Promise Rings – Meanings: Origins of Promise Rings
The wearing of rings
The wearing of rings as jewelry goes back to ancient times and there is ample evidence that lip rings, neck rings, nose rings, ankle rings, bracelets and ear rings were in common use even in prehistoric times.
However, wearing a ring on the finger was a rare occurrence – largely because it interfered with many of the mundane tasks that people in these ancient civilizations had to perform on a daily basis. Life was hard and a ring on the finger simply got in the way.
The wearing of finger rings is often thought of as an Egyptian innovation. Certainly, the wearing of finger rings had become an established practice by the time of the early Egyptian civilizations (1,000 – 2,000 BC) and was later adopted by the Greeks and the Romans.
However, the practice of wearing rings was not for demonstrating one’s wealth and status; they had a real practical use. These rings were signet rings and were used to seal documents, thus ensuring their authenticity. Signet rings have been found that date back to 1500 BC and even earlier. The one on the right is attributed to Tutankhamun and dates back to around 1330 BC.
These rings were worn by those in positions of power and wealth – those who had documents to sign. Over time, these rings became increasingly ornate reflecting the wealth and status of the wearer. Of course, the actual possession of a signet ring automatically indicated a degree of authority and power – these were in a level of society where people had documents to sign. Not a requirement for most of society.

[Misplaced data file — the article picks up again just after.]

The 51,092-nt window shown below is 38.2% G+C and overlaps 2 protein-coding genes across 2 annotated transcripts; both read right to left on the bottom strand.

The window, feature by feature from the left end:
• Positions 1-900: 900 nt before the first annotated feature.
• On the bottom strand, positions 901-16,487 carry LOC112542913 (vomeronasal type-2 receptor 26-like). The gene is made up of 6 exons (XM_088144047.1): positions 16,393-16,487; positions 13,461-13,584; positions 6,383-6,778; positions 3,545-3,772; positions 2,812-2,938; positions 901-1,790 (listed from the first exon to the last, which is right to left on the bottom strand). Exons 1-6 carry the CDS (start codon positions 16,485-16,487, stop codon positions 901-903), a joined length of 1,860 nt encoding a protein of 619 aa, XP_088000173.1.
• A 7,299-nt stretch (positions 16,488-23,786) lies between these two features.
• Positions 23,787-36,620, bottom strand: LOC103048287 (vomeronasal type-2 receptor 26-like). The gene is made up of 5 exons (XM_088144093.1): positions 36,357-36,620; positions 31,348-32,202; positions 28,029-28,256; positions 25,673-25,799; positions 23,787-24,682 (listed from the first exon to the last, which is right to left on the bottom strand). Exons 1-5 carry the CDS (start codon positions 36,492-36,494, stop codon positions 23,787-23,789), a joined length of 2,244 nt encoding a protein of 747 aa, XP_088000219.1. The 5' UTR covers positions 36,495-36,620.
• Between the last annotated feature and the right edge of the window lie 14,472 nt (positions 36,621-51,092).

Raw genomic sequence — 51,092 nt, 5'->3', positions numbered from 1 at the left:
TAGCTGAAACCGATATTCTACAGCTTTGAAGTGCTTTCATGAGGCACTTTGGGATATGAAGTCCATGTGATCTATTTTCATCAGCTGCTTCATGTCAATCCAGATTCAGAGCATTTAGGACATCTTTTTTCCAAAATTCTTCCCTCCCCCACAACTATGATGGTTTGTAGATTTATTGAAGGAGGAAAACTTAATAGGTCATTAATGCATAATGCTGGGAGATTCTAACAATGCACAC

As the rings became more intricate and ornate, they rose to the status of jewelry and many beautiful rings from the past 3,000 years can be found in museums around the world.
Signet rings continued to be used well into the 19th and 20th Centuries and there are beautiful examples of rings from Roman, Byzantine and later civilizations.
Rings as tokens
It is not clear when rings started to be used as tokens – given as confirmation of a promise or pledge. There is no evidence that the Egyptians used rings as tokens but it is likely that the use of rings to confirm a promise started at around this time.
In addition to being used to authenticate a document, rings started to be used to confirm a promise or pledge.
One of the uses of a ring as a token was in the marriage and betrothal process.
Marriage was an important way for families to extend their influence and most marriages were arranged. This practice has largely died out in Western Societies but is still the norm in many parts of the world.
Love had very little to do with such marriages – unless the couple were very lucky; it was a straightforward “business” arrangement designed to create an alliance between two families that would reinforce each other’s position, wealth and power.
A Betrothal Ceremony was carried out to signify that an arrangement had been made between the two families and that the two people (son and daughter) were promised to each other. It was agreed that a marriage would take place at some point in the future.
Betrothal Rings were exchanged at such ceremonies. In practice, these were Promise Rings.
These Betrothal Rings could be really impressive affairs. In the highest ranks of society, amongst royal families, these betrothal rings would incorporate beautiful gemstones in gold and silver settings.
In the 19th Century, Betrothal Rings were replaced by Engagement Rings. The promise and the commitment was the same but the arrangement became more of a personal arrangement. Arranged marriages still occurred but were becoming less common.
The term Promise Ring was not used to describe any of these rings. It was only in the latter part of the 20th Century that the term Promise Ring started to be used – primarily to describe a growing practice (in the USA), where young guys would give their sweetheart a ring to express their feelings.
The modern concept of a Promise Ring only stems back to the period ….. not very long at all. However, the tradition of giving a ring to symbolize a commitment and a promise has a very long history indeed.